CHARLOTTE, N.C. — Martin Luther King Jr. Day is the only federal holiday designated as a ‘national day of service.’ So, in honor of the late Dr. Martin Luther King Jr., organizations all across the Charlotte area joined together Monday, volunteering in service projects to improve their communities.

In west Charlotte, roughly 30 Duke Energy employees volunteered with Habitat for Humanity, starting construction on a new home being built for a local single mother. 

“MLK Day is just an amazing day for people to come together and to give back to the community,” construction site supervisor Katie Hanchuruck said.

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Across town at Hidden Valley Elementary School, a food drive was underway. Volunteers there spent the morning making sandwiches and packing more than 2,500 lunches. 

“We understand that this school is about 30% homeless, they’re 100% free or reduced lunch," said Christopher Land, director of the Young Black Leadership Alliance. "So on a day like today when they don’t have school, a lot of students aren’t eating.”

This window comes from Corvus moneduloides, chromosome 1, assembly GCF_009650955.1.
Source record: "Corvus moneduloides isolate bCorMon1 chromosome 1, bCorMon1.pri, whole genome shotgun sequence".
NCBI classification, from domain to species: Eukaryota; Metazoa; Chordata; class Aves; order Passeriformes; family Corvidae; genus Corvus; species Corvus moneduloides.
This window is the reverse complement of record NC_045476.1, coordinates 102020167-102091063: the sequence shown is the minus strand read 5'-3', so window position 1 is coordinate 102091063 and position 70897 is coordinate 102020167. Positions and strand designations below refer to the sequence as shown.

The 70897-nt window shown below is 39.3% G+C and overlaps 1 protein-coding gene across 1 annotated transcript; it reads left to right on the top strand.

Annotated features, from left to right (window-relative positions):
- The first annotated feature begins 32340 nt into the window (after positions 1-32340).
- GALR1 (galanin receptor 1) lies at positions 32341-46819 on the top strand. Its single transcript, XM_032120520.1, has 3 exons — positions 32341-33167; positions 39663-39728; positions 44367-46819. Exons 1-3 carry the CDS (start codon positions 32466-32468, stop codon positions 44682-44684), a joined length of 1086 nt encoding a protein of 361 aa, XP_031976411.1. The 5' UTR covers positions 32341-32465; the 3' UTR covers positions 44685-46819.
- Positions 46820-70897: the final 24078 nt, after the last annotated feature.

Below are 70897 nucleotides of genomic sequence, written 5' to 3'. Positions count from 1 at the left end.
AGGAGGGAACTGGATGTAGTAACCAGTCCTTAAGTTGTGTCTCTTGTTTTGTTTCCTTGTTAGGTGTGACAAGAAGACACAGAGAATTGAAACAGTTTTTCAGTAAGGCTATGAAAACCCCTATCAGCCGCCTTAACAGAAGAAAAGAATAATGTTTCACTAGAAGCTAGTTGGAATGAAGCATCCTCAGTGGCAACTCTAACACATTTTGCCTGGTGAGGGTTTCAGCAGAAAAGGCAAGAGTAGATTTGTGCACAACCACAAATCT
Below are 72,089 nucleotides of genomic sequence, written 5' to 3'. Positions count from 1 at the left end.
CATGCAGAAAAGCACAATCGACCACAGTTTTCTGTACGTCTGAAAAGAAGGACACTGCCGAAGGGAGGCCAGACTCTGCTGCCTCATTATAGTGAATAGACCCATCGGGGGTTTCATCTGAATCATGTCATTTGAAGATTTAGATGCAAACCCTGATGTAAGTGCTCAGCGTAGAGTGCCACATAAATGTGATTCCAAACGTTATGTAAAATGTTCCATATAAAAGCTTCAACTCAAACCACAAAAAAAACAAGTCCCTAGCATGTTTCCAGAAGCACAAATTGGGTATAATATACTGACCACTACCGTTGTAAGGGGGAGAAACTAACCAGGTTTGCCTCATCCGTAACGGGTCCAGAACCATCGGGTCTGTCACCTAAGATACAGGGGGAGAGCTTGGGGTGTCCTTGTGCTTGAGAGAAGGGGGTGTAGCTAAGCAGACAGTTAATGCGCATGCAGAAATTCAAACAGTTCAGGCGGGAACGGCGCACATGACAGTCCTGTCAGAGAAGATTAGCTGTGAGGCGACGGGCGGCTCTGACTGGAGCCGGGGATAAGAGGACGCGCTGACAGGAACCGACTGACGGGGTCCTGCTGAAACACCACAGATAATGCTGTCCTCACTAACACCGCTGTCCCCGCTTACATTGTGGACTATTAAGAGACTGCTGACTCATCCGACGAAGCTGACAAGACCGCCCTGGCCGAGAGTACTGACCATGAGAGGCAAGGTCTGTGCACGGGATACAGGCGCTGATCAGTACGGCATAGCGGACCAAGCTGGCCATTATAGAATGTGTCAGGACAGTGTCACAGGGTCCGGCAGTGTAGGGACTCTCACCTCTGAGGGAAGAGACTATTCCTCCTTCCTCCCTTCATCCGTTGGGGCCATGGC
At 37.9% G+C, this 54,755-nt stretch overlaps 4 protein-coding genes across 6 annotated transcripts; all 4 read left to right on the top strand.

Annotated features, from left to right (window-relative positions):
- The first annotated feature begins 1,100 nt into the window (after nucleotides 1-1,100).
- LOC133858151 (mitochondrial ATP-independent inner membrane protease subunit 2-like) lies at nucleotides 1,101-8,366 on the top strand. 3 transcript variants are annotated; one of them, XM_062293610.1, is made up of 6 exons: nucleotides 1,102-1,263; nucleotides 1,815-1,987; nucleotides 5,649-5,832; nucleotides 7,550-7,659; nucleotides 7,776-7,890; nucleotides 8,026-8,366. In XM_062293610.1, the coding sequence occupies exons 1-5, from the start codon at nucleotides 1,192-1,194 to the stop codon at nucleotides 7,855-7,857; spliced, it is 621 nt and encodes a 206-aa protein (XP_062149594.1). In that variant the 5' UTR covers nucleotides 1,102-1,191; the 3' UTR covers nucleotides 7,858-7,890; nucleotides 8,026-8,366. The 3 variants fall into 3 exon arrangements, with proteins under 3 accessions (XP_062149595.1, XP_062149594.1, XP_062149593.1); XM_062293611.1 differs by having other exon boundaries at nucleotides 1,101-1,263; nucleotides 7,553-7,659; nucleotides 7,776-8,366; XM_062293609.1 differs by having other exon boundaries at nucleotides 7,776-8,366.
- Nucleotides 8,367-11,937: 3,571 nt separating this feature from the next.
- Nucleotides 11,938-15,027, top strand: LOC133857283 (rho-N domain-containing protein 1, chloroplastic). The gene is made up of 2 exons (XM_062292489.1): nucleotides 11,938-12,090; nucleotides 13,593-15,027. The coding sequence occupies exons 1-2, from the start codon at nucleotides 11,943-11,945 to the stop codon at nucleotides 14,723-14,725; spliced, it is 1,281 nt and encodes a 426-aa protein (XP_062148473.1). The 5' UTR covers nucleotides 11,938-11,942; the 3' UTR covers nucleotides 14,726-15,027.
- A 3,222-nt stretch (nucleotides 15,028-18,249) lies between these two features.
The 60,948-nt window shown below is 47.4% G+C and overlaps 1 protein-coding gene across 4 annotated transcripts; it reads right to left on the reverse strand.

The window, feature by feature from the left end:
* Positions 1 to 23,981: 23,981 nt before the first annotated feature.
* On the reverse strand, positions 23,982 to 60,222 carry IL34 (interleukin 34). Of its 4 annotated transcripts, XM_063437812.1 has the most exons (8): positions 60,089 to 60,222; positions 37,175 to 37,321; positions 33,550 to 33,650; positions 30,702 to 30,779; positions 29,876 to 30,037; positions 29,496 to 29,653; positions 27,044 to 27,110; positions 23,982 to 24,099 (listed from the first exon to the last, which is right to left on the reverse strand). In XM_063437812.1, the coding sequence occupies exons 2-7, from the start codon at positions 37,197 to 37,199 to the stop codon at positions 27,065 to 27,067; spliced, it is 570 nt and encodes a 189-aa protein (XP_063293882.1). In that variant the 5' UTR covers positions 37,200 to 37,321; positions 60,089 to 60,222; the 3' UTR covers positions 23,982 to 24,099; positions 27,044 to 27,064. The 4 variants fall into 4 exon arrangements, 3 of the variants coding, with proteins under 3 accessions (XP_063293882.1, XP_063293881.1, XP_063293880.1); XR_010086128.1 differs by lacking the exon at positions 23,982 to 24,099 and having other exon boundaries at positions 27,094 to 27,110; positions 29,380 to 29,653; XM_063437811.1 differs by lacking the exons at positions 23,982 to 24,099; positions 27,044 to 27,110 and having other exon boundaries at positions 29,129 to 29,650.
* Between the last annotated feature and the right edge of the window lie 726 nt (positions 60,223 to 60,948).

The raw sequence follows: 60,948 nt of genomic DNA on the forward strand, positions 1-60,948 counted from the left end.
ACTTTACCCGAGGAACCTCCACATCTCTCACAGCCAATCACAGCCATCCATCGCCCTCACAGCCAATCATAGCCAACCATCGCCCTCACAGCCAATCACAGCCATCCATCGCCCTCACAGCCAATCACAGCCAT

Charlotte-area honors Dr. Martin Luther King Jr with day of service

In addition to feeding students at Hidden Valley Elementary, Land said the packed lunches were also delivered to three other Title 1 schools, including Paw Creek, Villa Heights and Reid Park Academy. 

Land said the organization’s teen leaders organized and ran the event. 

“Our three pillars are service, education and leadership, so we do various things throughout the community and we try to make it a better place,” said Bryce Teixiria, a senior at Lake Norman Charter and ambassador for YBLA. 

The packed lunch didn't stop at a sandwich and snack -- the teens also included handwritten notes with words of encouragement and hope. 

“Just writing encouraging messages so when they get their sandwiches, they’ll have a nice notecard to go with them,” said Delshawn Thompson, who attends Ardrey Kell High School.

The teens also stocked the school’s pantry and opened-up the school’s gym offering activities and games.

“It’s an opportunity to be in a safe place," Hidden Valley Elementary Principal Daniel Gray said. "They’re here at school engaging in activities being around friends, being around positive people to help make their lives more positive."

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